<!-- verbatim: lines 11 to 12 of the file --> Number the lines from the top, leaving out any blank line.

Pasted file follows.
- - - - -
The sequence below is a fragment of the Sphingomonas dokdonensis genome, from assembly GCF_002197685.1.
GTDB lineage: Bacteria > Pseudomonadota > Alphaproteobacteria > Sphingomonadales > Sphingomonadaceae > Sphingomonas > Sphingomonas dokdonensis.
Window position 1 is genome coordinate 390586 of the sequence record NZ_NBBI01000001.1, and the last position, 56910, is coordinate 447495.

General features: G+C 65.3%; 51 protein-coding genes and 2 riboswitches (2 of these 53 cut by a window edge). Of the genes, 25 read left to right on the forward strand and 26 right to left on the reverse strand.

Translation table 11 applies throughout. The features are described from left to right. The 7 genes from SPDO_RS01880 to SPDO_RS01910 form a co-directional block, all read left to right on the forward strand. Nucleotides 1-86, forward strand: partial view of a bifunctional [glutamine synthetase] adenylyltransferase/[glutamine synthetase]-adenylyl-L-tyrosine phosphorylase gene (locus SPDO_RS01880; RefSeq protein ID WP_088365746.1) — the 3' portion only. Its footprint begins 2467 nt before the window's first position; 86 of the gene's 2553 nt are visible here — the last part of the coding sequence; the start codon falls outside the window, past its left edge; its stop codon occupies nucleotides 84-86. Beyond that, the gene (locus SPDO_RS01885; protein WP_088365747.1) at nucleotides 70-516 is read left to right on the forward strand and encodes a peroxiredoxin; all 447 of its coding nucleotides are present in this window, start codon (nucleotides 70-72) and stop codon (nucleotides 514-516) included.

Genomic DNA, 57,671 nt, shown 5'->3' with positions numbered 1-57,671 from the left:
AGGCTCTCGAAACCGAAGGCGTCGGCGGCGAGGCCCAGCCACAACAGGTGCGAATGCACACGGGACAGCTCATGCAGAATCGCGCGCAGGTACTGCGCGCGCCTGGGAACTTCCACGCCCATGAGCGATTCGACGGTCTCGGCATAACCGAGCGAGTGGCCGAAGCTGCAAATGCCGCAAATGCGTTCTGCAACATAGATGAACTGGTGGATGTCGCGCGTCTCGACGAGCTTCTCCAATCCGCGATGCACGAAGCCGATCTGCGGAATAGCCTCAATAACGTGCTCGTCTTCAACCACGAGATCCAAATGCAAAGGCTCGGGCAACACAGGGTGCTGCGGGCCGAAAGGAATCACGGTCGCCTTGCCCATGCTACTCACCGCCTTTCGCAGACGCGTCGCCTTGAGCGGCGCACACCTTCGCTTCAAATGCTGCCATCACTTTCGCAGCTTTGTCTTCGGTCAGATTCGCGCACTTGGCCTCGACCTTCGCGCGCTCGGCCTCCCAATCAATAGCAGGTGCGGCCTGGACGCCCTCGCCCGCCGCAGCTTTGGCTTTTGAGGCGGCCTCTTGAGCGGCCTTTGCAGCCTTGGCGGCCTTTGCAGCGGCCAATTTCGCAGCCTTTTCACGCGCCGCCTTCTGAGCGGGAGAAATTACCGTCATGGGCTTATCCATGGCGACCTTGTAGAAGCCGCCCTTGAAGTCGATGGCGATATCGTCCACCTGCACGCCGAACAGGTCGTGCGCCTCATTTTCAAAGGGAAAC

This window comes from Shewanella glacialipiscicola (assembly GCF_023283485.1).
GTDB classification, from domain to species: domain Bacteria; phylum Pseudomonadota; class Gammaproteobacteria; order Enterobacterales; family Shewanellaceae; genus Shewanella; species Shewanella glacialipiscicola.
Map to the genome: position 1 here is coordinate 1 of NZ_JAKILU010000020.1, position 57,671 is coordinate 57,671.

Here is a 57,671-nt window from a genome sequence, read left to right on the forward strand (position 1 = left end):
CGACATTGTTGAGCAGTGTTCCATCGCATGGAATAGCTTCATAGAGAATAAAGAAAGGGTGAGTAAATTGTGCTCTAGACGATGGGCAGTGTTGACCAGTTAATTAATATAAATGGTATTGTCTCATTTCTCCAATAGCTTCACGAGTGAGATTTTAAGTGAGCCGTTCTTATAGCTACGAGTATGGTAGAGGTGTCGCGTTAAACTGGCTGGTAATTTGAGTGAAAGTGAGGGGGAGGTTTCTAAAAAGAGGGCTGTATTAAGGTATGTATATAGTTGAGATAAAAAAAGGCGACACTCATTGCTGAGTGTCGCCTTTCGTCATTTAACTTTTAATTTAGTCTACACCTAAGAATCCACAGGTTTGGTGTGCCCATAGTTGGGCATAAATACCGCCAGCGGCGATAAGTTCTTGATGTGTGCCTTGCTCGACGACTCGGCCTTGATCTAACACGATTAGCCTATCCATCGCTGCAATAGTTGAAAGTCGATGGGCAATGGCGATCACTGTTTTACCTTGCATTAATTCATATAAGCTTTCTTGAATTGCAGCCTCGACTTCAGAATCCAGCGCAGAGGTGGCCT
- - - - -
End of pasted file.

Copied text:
Here is a 57,671-nt window from a genome sequence, read left to right on the forward strand (position 1 = left end):
CGACATTGTTGAGCAGTGTTCCATCGCATGGAATAGCTTCATAGAGAATAAAGAAAGGGTGAGTAAATTGTGCTCTAGACGATGGGCAGTGTTGACCAGTTAATTAATATAAATGGTATTGTCTCATTTCTCCAATAGCTTCACGAGTGAGATTTTAAGTGAGCCGTTCTTATAGCTACGAGTATGGTAGAGGTGTCGCGTTAAACTGGCTGGTAATTTGAGTGAAAGTGAGGGGGAGGTTTCTAAAAAGAGGGCTGTATTAAGGTATGTATATAGTTGAGATAAAAAAAGGCGACACTCATTGCTGAGTGTCGCCTTTCGTCATTTAACTTTTAATTTAGTCTACACCTAAGAATCCACAGGTTTGGTGTGCCCATAGTTGGGCATAAATACCGCCAGCGGCGATAAGTTCTTGATGTGTGCCTTGCTCGACGACTCGGCCTTGATCTAACACGATTAGCCTATCCATCGCTGCAATAGTTGAAAGTCGATGGGCAATGGCGATCACTGTTTTACCTTGCATTAATTCATATAAGCTTTCTTGAATTGCAGCCTCGACTTCAGAATCCAGCGCAGAGGTGGCCT